IBM speeds deep learning by using multiple servers
- 09 August, 2017 04:15
For everyone frustrated by how long it takes to train deep learning models, IBM has some good news: It has unveiled a way to automatically split deep-learning training jobs across multiple physical servers -- not just individual GPUs, but whole systems with their own separate sets of GPUs.
Now the bad news: It's available only in IBM's PowerAI 4.0 software package, which runs exclusively on IBM's own OpenPower hardware systems.
Distributed Deep Learning (DDL) doesn't require developers to learn an entirely new deep learning framework.
It repackages several common frameworks for machine learning: TensorFlow, Torch, Caffe, Chainer, and Theano. Deep learning projecs that use those frameworks can then run in parallel across multiple hardware nodes.
IBM claims the speed-up gained by scaling across nodes is nearly linear. One benchmark, using the ResNet-101 and ImageNet-22K data sets, needed 16 days to complete on one IBM S822LC server. Spread across 64 such systems, the same benchmark concluded in seven hours, or 58 times faster.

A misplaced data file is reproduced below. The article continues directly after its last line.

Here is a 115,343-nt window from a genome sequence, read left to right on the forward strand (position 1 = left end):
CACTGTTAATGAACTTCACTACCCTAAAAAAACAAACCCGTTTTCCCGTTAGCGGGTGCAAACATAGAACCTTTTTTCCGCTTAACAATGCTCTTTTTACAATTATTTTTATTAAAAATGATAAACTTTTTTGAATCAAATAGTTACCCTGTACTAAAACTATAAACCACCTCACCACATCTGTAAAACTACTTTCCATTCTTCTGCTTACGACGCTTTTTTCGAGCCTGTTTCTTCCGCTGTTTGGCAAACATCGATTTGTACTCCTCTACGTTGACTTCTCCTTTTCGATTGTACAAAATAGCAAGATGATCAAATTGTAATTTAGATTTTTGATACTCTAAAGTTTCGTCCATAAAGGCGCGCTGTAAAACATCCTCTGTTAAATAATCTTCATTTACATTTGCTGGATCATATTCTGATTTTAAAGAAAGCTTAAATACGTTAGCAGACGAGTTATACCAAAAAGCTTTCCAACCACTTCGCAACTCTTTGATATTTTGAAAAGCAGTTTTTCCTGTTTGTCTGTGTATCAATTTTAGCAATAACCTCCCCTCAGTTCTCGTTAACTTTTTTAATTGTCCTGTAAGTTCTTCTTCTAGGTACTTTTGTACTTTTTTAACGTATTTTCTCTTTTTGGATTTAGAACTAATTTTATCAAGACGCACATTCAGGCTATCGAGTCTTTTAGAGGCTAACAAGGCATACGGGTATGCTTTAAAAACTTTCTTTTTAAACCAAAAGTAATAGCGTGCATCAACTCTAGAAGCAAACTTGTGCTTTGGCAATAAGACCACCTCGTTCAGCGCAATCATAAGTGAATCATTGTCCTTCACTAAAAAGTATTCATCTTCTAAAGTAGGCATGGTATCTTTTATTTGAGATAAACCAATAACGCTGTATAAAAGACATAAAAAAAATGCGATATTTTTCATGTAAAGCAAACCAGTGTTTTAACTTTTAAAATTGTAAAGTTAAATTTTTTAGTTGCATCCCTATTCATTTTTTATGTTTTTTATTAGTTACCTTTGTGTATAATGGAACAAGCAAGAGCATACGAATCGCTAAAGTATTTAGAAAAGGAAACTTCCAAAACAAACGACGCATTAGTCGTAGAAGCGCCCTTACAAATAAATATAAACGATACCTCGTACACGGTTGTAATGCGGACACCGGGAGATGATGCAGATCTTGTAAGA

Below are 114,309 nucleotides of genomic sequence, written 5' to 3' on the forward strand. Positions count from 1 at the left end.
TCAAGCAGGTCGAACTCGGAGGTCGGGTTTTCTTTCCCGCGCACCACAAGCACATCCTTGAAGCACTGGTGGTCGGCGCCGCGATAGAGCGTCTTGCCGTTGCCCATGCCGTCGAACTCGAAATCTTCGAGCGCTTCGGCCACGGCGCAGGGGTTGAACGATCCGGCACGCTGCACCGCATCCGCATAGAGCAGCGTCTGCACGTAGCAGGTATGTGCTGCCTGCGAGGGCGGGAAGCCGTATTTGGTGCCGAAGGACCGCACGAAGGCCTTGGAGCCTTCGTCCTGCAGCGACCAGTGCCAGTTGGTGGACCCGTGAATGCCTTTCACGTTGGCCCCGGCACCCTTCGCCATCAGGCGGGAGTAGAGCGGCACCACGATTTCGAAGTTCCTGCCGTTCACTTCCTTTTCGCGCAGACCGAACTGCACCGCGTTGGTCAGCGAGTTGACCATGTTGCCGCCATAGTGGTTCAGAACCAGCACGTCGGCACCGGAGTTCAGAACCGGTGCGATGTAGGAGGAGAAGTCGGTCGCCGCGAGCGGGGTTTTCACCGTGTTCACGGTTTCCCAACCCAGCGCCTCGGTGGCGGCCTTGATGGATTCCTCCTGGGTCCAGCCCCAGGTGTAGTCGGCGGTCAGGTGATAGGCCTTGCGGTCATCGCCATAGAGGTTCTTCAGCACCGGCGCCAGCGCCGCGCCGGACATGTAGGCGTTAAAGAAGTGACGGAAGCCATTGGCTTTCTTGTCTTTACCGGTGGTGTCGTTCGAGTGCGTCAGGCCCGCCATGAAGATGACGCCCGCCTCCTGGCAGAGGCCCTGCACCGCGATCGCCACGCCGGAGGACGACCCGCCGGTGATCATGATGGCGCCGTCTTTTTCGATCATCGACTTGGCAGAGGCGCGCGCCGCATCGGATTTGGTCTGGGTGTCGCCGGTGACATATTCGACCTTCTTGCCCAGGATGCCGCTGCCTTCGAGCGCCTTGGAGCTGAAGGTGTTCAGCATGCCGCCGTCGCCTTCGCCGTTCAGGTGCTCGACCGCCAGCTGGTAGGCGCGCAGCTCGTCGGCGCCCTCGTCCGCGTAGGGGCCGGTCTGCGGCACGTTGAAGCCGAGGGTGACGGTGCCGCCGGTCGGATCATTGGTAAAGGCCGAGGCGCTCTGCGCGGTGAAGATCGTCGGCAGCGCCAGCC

IBM offers two ways to use DDL. One, you can shell out the cash for the servers it's designed for, which sport two Nvidia Tesla P100 units each, at about $50,000 a head.
Two, you can run the PowerAI software in a cloud instance provided by IBM partner Nimbix, for around $0.43 an hour.
One thing you can't do, though, is run PowerAI on commodity Intel x86 systems. IBM has no plans to offer PowerAI on that platform, citing tight integration between PowerAI's proprietary components and the OpenPower systems designed to support them.
Most of the magic, IBM says, comes from a machine-to-machine software interconnection system that rides on top of whatever hardware fabric is available.
Typically, that's an InfiniBand link, although IBM claims it can also work on conventional gigabit Ethernet (still, IBM admits it won't run anywhere nearly as fast).
It's been possible to do deep-learning training on multiple systems in a cluster for some time now, although each framework tends to have its own set of solutions.
With Caffe, for example, there's the Parallel ML System or CaffeOnSpark. TensorFlow can also be distributed across multiple servers, but again any integration with other frameworks is something you'll have to add by hand.
IBM's claimed advantage is that it works with multiple frameworks and without as much heavy lifting needed to set things up. But those come at the cost of running on IBM's own iron.
This article originally appeared on InfoWorld.